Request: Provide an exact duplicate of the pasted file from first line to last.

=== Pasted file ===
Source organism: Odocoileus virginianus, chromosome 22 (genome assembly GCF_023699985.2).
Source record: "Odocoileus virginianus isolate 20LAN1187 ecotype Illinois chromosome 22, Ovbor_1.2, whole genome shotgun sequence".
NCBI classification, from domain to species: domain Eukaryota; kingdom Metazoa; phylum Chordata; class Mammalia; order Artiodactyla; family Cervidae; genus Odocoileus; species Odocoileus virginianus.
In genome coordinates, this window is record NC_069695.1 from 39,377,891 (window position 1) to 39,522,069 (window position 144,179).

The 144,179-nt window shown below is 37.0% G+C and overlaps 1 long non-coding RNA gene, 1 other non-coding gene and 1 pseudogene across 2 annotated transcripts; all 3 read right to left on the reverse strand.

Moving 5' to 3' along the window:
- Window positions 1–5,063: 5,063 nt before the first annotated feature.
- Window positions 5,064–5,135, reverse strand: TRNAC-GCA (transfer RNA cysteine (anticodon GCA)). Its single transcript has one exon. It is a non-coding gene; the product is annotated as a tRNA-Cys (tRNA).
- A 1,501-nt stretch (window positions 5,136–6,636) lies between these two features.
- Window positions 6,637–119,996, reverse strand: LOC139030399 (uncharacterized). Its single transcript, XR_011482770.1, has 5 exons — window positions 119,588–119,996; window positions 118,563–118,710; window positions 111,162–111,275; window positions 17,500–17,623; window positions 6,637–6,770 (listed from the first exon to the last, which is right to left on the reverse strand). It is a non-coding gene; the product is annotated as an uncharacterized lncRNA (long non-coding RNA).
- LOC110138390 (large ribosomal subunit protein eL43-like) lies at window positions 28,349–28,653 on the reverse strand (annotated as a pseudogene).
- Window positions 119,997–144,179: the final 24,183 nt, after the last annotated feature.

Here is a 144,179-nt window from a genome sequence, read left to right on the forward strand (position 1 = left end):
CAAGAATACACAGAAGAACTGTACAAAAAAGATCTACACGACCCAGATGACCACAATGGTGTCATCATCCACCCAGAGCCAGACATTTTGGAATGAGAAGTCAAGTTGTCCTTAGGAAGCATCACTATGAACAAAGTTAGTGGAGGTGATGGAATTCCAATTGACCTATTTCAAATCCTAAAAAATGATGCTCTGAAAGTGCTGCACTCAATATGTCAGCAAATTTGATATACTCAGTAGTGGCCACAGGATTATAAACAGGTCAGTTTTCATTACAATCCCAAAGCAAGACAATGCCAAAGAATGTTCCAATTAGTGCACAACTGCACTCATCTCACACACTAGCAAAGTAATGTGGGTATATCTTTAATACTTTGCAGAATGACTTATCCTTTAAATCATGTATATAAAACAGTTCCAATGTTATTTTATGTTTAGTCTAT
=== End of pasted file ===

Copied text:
Source organism: Odocoileus virginianus, chromosome 22 (genome assembly GCF_023699985.2).
Source record: "Odocoileus virginianus isolate 20LAN1187 ecotype Illinois chromosome 22, Ovbor_1.2, whole genome shotgun sequence".
NCBI classification, from domain to species: domain Eukaryota; kingdom Metazoa; phylum Chordata; class Mammalia; order Artiodactyla; family Cervidae; genus Odocoileus; species Odocoileus virginianus.
In genome coordinates, this window is record NC_069695.1 from 39,377,891 (window position 1) to 39,522,069 (window position 144,179).

The 144,179-nt window shown below is 37.0% G+C and overlaps 1 long non-coding RNA gene, 1 other non-coding gene and 1 pseudogene across 2 annotated transcripts; all 3 read right to left on the reverse strand.

Moving 5' to 3' along the window:
- Window positions 1–5,063: 5,063 nt before the first annotated feature.
- Window positions 5,064–5,135, reverse strand: TRNAC-GCA (transfer RNA cysteine (anticodon GCA)). Its single transcript has one exon. It is a non-coding gene; the product is annotated as a tRNA-Cys (tRNA).
- A 1,501-nt stretch (window positions 5,136–6,636) lies between these two features.
- Window positions 6,637–119,996, reverse strand: LOC139030399 (uncharacterized). Its single transcript, XR_011482770.1, has 5 exons — window positions 119,588–119,996; window positions 118,563–118,710; window positions 111,162–111,275; window positions 17,500–17,623; window positions 6,637–6,770 (listed from the first exon to the last, which is right to left on the reverse strand). It is a non-coding gene; the product is annotated as an uncharacterized lncRNA (long non-coding RNA).
- LOC110138390 (large ribosomal subunit protein eL43-like) lies at window positions 28,349–28,653 on the reverse strand (annotated as a pseudogene).
- Window positions 119,997–144,179: the final 24,183 nt, after the last annotated feature.

Here is a 144,179-nt window from a genome sequence, read left to right on the forward strand (position 1 = left end):
CAAGAATACACAGAAGAACTGTACAAAAAAGATCTACACGACCCAGATGACCACAATGGTGTCATCATCCACCCAGAGCCAGACATTTTGGAATGAGAAGTCAAGTTGTCCTTAGGAAGCATCACTATGAACAAAGTTAGTGGAGGTGATGGAATTCCAATTGACCTATTTCAAATCCTAAAAAATGATGCTCTGAAAGTGCTGCACTCAATATGTCAGCAAATTTGATATACTCAGTAGTGGCCACAGGATTATAAACAGGTCAGTTTTCATTACAATCCCAAAGCAAGACAATGCCAAAGAATGTTCCAATTAGTGCACAACTGCACTCATCTCACACACTAGCAAAGTAATGTGGGTATATCTTTAATACTTTGCAGAATGACTTATCCTTTAAATCATGTATATAAAACAGTTCCAATGTTATTTTATGTTTAGTCTAT